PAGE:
What advice would you give to someone who is just starting out?

Work as late into the night as your youth will allow.

What do you want readers to know about you or your work?

We absolutely love to talk shop. If you ever see us at a show, or want to ask a screen printing related question via email/comment, do it! Lately, we’ve been using Instagram Stories more to document our process, and sometimes, when we’re feeling brave, we’ll do a live “studio broadcast” and answer questions. We love to explain how our prints are made, as well as talk with other artists about printmaking. It’s a wonderful, generous community to be a part of.

How can people find you?

Website + shop: http://arsenalhandicraft.com/

Instagram: @arsenalhandicraft

Facebook: https://www.facebook.com/arsenalhandicraft

Twitter: @arsenalhcraft

52 Weeks of Printmakers: Kelli MacConnell

Portland-based artist Kelli MacConnell carefully explores landscapes, then translates her natural surroundings into richly detailed prints. For her, printmaking serves as a key vehicle in fostering a relationship between humans and the natural world. She is currently working on an ongoing series of prints called Prints for Preservation. She talks about this project – and so much more – in our interview.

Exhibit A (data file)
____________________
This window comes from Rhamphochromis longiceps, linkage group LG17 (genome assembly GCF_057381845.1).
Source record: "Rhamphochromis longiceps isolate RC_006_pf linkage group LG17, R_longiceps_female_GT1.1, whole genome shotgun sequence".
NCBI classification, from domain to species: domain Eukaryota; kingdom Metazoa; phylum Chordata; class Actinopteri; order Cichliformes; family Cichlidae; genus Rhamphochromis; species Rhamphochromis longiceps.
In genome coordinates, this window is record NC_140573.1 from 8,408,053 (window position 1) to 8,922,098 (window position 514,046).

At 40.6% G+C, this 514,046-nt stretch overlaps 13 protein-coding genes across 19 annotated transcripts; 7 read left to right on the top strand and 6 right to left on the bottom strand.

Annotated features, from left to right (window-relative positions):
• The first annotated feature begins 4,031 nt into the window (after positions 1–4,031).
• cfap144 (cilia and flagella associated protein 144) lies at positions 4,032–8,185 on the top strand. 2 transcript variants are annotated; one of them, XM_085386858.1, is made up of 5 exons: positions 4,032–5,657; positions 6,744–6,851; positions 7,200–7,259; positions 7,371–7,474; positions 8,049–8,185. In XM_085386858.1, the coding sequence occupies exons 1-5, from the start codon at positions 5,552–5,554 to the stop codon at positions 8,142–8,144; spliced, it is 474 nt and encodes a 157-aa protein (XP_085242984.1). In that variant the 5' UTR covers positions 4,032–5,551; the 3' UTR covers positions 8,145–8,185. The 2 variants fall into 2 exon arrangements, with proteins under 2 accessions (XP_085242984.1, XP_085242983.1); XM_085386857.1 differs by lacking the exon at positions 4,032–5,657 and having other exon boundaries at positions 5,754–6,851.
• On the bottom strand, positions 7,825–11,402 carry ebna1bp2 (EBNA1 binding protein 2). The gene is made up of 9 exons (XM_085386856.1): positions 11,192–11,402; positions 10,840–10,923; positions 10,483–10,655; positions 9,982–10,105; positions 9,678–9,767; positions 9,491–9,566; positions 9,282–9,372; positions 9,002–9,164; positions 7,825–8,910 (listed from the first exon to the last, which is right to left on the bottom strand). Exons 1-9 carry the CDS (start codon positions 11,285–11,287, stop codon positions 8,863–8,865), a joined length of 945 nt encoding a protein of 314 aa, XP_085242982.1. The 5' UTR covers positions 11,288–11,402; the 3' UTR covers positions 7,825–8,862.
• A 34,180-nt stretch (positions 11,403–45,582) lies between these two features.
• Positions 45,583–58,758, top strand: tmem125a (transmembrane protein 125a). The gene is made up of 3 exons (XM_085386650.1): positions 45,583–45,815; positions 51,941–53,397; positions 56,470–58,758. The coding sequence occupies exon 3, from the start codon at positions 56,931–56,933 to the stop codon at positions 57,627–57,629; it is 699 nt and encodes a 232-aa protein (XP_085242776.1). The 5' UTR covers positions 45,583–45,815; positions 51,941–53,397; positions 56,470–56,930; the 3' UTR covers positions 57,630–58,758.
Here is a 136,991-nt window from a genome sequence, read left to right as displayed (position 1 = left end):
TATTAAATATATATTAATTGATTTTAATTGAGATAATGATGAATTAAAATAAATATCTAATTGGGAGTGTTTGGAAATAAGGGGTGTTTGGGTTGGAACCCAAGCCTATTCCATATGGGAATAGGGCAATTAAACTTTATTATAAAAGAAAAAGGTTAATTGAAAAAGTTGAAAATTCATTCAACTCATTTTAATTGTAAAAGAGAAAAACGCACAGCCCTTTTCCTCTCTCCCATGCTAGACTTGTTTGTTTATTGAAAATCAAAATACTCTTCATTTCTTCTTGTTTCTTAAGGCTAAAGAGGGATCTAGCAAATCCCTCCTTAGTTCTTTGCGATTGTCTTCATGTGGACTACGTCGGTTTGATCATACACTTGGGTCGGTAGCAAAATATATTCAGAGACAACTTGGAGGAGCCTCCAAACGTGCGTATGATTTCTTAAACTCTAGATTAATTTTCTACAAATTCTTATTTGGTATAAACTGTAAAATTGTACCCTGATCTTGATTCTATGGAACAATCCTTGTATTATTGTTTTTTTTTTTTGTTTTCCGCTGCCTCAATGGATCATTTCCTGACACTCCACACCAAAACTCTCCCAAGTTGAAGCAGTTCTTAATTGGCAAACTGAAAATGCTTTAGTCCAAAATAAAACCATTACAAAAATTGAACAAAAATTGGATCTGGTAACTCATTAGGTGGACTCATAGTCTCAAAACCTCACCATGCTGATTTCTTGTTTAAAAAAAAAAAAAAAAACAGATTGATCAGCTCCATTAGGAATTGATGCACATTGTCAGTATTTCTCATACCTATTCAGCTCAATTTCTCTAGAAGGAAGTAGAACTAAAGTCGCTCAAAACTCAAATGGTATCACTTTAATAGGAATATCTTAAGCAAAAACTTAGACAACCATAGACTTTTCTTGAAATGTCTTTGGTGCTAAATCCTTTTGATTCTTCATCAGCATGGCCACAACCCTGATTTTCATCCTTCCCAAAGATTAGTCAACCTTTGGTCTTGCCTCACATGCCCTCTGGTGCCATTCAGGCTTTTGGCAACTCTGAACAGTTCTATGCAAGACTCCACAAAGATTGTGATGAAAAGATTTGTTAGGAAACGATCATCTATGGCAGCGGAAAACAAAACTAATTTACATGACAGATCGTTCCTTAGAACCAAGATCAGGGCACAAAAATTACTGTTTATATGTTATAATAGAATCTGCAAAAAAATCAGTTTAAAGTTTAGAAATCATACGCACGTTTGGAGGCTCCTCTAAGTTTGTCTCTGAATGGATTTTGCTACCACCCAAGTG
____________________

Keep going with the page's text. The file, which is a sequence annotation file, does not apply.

When kids say that they want to be artists, most grownups assume that they want to become painters or illustrators (or, occasionally, sculptors) – but never printmakers. How did you find your way into this medium? What other media do you work in?

It actually wasn’t until college when I discovered printmaking. I was a drawing/painting major when I took my first intro to printmaking class as a sophomore. I was immediately hooked and shortly after changed my focus to printmaking! I’ve been creating mainly relief prints ever since, however I still enjoy drawing and painting.

How would you describe your work?

Graphic nature inspired impressions of the wild.

What’s the first thing you ever remember making?

The first thing I ever remember making was a piece of art I created by melting crayons when I was 3 or 4 at my preschool. I still remember I absolutely loved the smell of the melted wax and watching it transform into a liquid and then a solid again on my paper as it cooled. Well, and making cookies with my mom… not sure which came first!

Is there a ritual or activity that is crucial to your practice?